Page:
Tuesday, December 18, 2012

Purple & Black In San Francisco

Instead of the Dickens Fair, Fashionable Reader, I managed a quick drop by at Borderlands in San Francisco last weekend. They very kindly came to my rescue. Since I wouldn't actually be visiting Victorian London I elected to decline the planned steampunk cover look in favor of more sensible wear. I opted for purple, cream, and black.


Purple and I have a long and checkered history. I used to hate it. I associated it with the leggings and oversized sweaters my mother wore in the 80s. But now I've come around. I even did my nails to match.

My preference is for short, oval shellacs. 

It was raining in the City, so boots were a must. Here's the outfit breakdown:


I use an app called StyleBook to create my outfits. Someday we will talk more about that if you are interested, Fashionable Reader? Anyway, you can see from above that I use it to show all the possible combinations for a given outfit (for example I have three black skirts that work with this top, several different shoes depending on the weather, and different hats to make it more or less fancy).

From top down: Hat, Bon Marche Thrift Store, Sonoma, $7; jewelry set Dark Garden Unique Corsetry, Dickens Fair, $25; Madman signing pen, gift from a friend; shirt, Kohls (buttons sewn shut) $10; sweater Kohls, $15; belt Haight Street, $15; skirt Valencia St. thrift store, $7 (buttons added); boots, Miz Mooz, $100; gloves, vintage shop, $10.

That cream hat is quickly becoming one of my favorites. And how excited was I to finally trot out the Kohls sweater? Can you believe something so vintage came from the junior section of a department store, and goes over the Rack, and isn't wool? It reminded me of this set:

1955 Sweater Set Christian Dior The Philadelphia Museum of Art

Speaking of wool:


I picked this skirt up super cheep intending mainly to wear it with a corset of mine (hence adding buttons to match) but I find myself really gravitating towards it this winter.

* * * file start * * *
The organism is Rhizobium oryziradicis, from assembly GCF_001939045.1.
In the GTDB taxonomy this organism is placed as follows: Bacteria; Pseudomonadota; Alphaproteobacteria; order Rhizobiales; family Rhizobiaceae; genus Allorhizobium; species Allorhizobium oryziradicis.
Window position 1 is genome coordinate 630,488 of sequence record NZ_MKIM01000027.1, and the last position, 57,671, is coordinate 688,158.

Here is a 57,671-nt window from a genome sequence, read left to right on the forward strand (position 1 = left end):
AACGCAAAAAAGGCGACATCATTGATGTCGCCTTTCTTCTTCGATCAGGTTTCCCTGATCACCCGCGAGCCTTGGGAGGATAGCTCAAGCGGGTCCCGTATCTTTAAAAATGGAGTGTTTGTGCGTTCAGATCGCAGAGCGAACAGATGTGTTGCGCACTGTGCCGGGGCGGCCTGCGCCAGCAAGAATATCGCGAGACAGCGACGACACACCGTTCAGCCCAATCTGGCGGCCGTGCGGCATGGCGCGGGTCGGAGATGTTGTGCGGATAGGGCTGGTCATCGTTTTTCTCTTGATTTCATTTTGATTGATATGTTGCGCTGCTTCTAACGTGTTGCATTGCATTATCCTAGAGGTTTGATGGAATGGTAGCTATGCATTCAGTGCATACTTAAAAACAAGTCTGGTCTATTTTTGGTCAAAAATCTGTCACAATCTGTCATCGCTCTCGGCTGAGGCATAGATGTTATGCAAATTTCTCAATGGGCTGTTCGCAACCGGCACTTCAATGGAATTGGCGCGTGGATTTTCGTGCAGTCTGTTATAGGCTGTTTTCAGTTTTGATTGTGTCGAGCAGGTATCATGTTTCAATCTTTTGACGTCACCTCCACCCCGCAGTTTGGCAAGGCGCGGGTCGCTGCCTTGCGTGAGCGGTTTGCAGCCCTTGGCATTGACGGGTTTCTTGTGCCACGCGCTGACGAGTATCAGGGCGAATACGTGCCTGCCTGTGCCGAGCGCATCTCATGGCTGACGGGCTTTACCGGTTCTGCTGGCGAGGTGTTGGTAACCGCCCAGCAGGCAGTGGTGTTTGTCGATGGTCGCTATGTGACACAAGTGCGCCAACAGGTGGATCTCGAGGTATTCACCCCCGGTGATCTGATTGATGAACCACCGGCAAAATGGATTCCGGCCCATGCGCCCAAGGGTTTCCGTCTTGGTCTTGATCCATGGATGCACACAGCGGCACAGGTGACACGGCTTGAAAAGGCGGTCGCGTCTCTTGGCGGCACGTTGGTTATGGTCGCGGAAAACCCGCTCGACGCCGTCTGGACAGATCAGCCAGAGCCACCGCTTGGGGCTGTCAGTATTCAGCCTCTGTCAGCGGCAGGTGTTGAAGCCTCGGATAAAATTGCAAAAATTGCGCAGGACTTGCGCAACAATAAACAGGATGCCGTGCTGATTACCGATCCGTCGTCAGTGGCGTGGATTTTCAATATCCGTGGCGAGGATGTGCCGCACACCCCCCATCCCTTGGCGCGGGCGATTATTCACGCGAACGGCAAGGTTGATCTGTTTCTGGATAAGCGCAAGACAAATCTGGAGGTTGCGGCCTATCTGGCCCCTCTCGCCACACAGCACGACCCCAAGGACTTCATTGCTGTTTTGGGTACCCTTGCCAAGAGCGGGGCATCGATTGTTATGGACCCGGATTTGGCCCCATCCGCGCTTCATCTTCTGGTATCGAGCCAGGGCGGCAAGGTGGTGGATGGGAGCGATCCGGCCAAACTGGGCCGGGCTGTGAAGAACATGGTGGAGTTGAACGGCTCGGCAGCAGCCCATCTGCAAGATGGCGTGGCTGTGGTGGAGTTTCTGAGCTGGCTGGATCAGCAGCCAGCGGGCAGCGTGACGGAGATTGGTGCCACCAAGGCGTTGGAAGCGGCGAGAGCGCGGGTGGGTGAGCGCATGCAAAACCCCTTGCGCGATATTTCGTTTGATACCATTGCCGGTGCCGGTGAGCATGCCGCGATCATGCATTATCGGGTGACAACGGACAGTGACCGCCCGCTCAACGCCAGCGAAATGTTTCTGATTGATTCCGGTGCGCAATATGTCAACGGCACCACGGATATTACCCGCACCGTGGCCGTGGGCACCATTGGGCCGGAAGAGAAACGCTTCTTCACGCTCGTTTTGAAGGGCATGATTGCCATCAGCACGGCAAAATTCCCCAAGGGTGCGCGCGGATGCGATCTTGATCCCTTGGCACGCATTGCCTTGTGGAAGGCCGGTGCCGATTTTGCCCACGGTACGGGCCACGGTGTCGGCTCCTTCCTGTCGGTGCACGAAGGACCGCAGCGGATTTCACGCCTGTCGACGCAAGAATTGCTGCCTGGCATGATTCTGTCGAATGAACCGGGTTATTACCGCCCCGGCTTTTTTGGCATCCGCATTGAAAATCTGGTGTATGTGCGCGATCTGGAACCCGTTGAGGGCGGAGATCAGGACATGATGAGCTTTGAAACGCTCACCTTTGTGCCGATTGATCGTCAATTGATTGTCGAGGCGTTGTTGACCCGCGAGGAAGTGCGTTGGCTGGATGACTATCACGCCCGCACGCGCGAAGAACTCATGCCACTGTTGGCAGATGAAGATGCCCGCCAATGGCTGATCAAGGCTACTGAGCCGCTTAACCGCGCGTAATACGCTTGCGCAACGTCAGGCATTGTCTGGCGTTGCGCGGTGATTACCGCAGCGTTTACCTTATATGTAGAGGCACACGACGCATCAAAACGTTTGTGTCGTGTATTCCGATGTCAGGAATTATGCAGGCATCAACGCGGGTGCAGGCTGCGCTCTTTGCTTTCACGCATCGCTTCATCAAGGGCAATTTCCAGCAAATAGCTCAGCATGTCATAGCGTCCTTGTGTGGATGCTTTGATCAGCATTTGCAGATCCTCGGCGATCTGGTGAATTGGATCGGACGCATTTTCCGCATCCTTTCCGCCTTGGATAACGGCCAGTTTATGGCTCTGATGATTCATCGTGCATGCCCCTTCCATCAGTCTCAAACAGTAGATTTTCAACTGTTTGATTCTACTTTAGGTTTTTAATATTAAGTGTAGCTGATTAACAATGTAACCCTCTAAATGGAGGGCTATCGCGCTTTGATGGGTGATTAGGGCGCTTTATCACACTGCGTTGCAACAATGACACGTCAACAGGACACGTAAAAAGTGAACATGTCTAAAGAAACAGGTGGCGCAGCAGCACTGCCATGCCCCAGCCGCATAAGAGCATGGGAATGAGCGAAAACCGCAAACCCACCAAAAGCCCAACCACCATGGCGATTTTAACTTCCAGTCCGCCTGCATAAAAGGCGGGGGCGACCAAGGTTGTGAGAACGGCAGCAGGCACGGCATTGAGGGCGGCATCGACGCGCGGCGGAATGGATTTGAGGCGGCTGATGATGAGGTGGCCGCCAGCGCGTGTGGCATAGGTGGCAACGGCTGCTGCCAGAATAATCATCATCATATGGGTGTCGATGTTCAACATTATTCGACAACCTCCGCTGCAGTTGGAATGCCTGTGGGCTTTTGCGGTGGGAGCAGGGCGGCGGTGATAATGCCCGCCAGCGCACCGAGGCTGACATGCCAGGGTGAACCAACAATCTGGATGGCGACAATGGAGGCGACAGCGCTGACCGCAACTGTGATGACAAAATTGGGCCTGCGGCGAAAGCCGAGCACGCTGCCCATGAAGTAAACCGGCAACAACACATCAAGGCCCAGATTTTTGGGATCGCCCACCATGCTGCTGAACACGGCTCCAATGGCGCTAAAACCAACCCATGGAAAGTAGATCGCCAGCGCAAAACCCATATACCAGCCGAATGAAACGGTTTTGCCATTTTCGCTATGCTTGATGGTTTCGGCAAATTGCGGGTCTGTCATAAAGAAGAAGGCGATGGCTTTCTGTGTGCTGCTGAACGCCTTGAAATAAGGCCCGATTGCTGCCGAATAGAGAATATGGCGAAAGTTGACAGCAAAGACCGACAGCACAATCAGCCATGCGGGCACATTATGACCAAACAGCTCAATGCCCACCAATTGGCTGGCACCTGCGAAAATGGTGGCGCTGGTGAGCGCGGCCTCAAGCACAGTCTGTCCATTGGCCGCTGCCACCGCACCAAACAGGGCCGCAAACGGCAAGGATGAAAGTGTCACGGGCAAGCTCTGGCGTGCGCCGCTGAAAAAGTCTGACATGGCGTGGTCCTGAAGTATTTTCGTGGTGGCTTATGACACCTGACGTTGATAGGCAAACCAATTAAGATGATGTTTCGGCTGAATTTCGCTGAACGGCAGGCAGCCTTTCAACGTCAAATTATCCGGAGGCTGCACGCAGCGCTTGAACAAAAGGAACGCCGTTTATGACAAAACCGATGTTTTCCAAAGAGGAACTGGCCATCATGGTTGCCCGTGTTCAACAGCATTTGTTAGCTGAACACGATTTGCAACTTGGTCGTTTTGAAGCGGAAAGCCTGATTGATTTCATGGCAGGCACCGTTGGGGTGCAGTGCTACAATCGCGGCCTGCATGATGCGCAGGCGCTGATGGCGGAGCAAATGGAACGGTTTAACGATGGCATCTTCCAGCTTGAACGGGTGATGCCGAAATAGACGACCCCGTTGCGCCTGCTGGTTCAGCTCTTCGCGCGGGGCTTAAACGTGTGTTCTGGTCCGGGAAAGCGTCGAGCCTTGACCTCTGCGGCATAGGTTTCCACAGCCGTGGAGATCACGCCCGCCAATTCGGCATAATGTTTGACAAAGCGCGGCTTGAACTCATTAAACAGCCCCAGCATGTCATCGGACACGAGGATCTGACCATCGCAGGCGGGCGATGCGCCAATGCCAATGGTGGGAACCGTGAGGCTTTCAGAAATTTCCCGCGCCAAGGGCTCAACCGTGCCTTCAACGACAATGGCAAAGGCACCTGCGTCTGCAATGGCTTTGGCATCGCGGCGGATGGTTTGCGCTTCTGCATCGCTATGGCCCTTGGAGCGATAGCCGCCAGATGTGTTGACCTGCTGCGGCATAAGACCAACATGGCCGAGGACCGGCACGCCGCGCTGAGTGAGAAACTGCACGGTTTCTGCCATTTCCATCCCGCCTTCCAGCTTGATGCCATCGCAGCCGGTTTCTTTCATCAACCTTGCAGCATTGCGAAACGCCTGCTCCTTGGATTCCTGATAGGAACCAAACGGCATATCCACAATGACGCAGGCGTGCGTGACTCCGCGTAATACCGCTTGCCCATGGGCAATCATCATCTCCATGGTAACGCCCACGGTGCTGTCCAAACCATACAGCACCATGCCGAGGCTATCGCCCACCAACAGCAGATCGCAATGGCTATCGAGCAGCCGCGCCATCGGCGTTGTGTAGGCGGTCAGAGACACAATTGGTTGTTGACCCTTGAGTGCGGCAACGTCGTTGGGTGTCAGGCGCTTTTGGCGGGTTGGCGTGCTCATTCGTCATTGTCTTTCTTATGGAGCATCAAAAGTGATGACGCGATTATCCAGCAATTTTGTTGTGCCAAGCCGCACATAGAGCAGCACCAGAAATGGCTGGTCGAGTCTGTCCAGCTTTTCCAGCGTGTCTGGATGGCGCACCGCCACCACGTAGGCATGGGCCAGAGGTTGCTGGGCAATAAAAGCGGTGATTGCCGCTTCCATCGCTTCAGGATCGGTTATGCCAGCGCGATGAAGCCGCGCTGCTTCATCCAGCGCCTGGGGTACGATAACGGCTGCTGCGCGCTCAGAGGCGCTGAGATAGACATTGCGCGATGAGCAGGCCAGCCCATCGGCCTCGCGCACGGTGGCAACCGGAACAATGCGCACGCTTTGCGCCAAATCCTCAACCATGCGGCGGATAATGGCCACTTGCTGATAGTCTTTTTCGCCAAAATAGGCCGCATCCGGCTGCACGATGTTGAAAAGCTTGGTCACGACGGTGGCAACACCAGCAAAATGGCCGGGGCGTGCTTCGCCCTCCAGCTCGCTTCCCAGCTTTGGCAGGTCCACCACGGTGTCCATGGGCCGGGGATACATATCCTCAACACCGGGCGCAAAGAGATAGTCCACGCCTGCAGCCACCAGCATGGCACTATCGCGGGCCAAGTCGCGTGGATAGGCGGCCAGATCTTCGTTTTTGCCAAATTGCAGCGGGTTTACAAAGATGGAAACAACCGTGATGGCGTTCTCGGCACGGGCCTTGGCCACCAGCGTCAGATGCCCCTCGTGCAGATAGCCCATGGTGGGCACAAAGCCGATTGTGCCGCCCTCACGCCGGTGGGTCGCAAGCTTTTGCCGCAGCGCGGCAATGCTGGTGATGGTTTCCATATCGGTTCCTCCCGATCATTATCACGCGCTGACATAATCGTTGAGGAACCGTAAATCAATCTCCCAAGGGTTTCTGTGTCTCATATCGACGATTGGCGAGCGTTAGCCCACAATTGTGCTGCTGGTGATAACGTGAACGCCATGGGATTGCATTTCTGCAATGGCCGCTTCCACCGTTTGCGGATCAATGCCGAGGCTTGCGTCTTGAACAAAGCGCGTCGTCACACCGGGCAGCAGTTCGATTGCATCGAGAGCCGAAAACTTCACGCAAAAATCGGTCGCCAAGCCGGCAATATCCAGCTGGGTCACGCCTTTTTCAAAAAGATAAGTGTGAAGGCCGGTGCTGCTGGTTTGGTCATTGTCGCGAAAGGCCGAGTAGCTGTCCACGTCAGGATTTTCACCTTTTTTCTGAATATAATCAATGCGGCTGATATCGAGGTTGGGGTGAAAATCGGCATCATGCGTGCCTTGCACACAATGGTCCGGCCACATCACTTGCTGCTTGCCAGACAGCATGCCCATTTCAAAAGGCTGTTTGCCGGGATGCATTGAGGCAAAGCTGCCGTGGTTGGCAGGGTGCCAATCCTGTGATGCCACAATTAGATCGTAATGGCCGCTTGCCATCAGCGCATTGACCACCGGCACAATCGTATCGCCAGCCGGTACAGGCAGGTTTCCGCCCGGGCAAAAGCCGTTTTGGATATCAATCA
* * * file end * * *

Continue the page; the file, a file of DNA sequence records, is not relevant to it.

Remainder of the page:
Dark Garden Custom Corset c. $1000

Perhaps it's that the shape is very hip right now yet still pleasingly 1940s. Perhaps it's that it seems to fit me really well. It is lined, except the waistband (a fault all to common in wool garments) so I do have to wear an undershirt (or a tucked in shirt) to protect my tummy from the dreaded wool rash but otherwise I love it. Some other ways I'm thinking about wearing it . . .


I also have an allergy to nickle earrings. Generally this means that I always buy danglings (rather than posts) so I can replace the hooks with silver or gold. Unfortunately, these ones are posts. They must be a pretty low alloy because it took several hours before my ears began to ache, but ache they did, so these earrings are out. (The clear nail polish trick doesn't work for me.) Sad, because I really liked the set.Now the hunt is on for new earring to match! Perhaps I will modify a pair of stemapunk earring to take the pearl drop part. Hummm. DIY plotting!


The shirt I chose is a bold purple rose print. If you, like me, are slow to accept purple print is a good entry point. Although, with the Rack, I might be better wearing a print on my bottom half.